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Power lines removed from wild beauty spot to boost bird population

PUBLISHED: 12:14 21 January 2020 | UPDATED: 13:15 21 January 2020

South Walsham Marshes before the power line removal. Picture: UK Power Networks

South Walsham Marshes before the power line removal. Picture: UK Power Networks

UK Power Networks

Increasing numbers of birds will be able to breed after overhead power lines were removed from an area of marshland.

South Walsham Marshes after the power lines and poles were removed by UK Power Networks and the Broads Authority. Picture: UK Power NetworksSouth Walsham Marshes after the power lines and poles were removed by UK Power Networks and the Broads Authority. Picture: UK Power Networks

Around 2.4km of the lines and 24 poles have been taken down on South Walsham Marshes, part of the Broads National Park, by UK Power Networks and the Broads Authority.

Electricity will now be supplied with underground cables after the £750,000 project was given the go-ahead by electricity industry regulator Ofgem in a bid to improve Areas of Outstanding Natural Beauty (AONB) and National Parks.

The work was done to improve the view, avoiding the risk of birds flying into overhead lines and making electricity supplies more reliable in the long term.

Will Burchnall, project manager for the Broads Authority, said: "The undergrounding work at South Walsham Marshes has been a spectacular success. Removing the overhead lines, and particularly the double poles which supported them, has significantly improved the views across the marshes. It has also made the area safer for the thousands of birds who travel in from as far away as Iceland to use the area as their winter feeding grounds."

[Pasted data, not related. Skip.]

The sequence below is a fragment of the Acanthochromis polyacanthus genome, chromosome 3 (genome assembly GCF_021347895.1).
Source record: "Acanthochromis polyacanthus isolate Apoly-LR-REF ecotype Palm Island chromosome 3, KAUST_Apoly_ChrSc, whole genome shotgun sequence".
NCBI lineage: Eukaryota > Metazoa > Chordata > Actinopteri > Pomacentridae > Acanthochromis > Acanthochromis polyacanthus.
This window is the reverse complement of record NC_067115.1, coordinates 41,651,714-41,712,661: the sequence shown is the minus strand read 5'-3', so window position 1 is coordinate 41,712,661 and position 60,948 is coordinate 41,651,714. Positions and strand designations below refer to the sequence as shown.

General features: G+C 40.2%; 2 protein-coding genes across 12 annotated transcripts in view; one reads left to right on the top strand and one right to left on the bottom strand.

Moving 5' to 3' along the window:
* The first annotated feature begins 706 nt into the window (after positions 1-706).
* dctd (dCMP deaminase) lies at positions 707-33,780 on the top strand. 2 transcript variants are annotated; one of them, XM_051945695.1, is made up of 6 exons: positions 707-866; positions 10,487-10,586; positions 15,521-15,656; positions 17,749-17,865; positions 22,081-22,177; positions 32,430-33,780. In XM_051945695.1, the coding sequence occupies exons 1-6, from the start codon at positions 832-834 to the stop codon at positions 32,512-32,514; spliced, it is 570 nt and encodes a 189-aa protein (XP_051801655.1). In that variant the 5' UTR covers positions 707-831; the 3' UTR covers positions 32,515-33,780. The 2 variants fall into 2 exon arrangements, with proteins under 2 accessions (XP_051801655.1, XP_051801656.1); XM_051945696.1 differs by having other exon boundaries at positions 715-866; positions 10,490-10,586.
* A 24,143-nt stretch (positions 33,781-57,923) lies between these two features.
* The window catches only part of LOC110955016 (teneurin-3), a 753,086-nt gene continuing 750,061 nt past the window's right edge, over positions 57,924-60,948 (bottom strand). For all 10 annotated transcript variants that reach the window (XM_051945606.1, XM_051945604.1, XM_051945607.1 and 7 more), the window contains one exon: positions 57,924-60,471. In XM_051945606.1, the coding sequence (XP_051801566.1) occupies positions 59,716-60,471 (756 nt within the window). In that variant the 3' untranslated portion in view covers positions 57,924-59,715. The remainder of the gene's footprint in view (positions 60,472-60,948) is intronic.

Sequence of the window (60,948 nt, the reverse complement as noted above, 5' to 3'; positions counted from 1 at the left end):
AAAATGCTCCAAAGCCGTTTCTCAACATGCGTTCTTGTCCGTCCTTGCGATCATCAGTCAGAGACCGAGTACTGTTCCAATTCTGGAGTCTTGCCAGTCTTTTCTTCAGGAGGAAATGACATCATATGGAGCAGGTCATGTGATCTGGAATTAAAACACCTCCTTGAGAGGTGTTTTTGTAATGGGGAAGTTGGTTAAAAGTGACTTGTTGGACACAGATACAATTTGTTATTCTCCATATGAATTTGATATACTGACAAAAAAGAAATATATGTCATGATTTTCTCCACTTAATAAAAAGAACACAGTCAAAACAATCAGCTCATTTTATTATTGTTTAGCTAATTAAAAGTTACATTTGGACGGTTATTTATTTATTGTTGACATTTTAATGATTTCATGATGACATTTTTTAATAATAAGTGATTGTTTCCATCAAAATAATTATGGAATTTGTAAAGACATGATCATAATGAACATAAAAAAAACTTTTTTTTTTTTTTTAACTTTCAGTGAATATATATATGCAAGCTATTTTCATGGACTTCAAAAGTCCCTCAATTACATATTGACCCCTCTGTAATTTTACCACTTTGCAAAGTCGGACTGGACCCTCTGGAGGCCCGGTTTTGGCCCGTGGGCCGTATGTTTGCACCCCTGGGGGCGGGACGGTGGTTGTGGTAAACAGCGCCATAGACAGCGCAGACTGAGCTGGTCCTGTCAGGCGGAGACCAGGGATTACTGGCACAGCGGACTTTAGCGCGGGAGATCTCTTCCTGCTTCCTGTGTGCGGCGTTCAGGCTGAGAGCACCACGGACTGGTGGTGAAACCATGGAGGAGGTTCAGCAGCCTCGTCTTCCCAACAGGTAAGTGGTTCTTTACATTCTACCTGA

The area is used as seasonal grazing land with water levels next to the River Bure kept purposely high to make it an ideal habitat for birds such as common cranes.

Kevin Hart, head of nature reserves at Norfolk Wildlife Trust, said: "The visual impact of removing the poles and overhead cables from South Walsham Marshes has been significant - the now unimpeded views of the landscape with wide open skies brings back the impression of remoteness and wildness. As well as enhancing the character of the marshes, removal of the overhead lines will also lead to enhanced breeding productivity of marshland ground nesting species such as lapwing and redshank. Carrion crows and other avian predators can no longer perch on the cables, pinpointing where nests are on the ground to prey on. The marshes will provide better breeding habitat for a number of species as a result of this work."

Shaun Barrell, AONB project lead for UK Power Networks, said: "Sustainability and the environment are very important to us and we are happy that our workforce have made a big difference to this important area of Norfolk."

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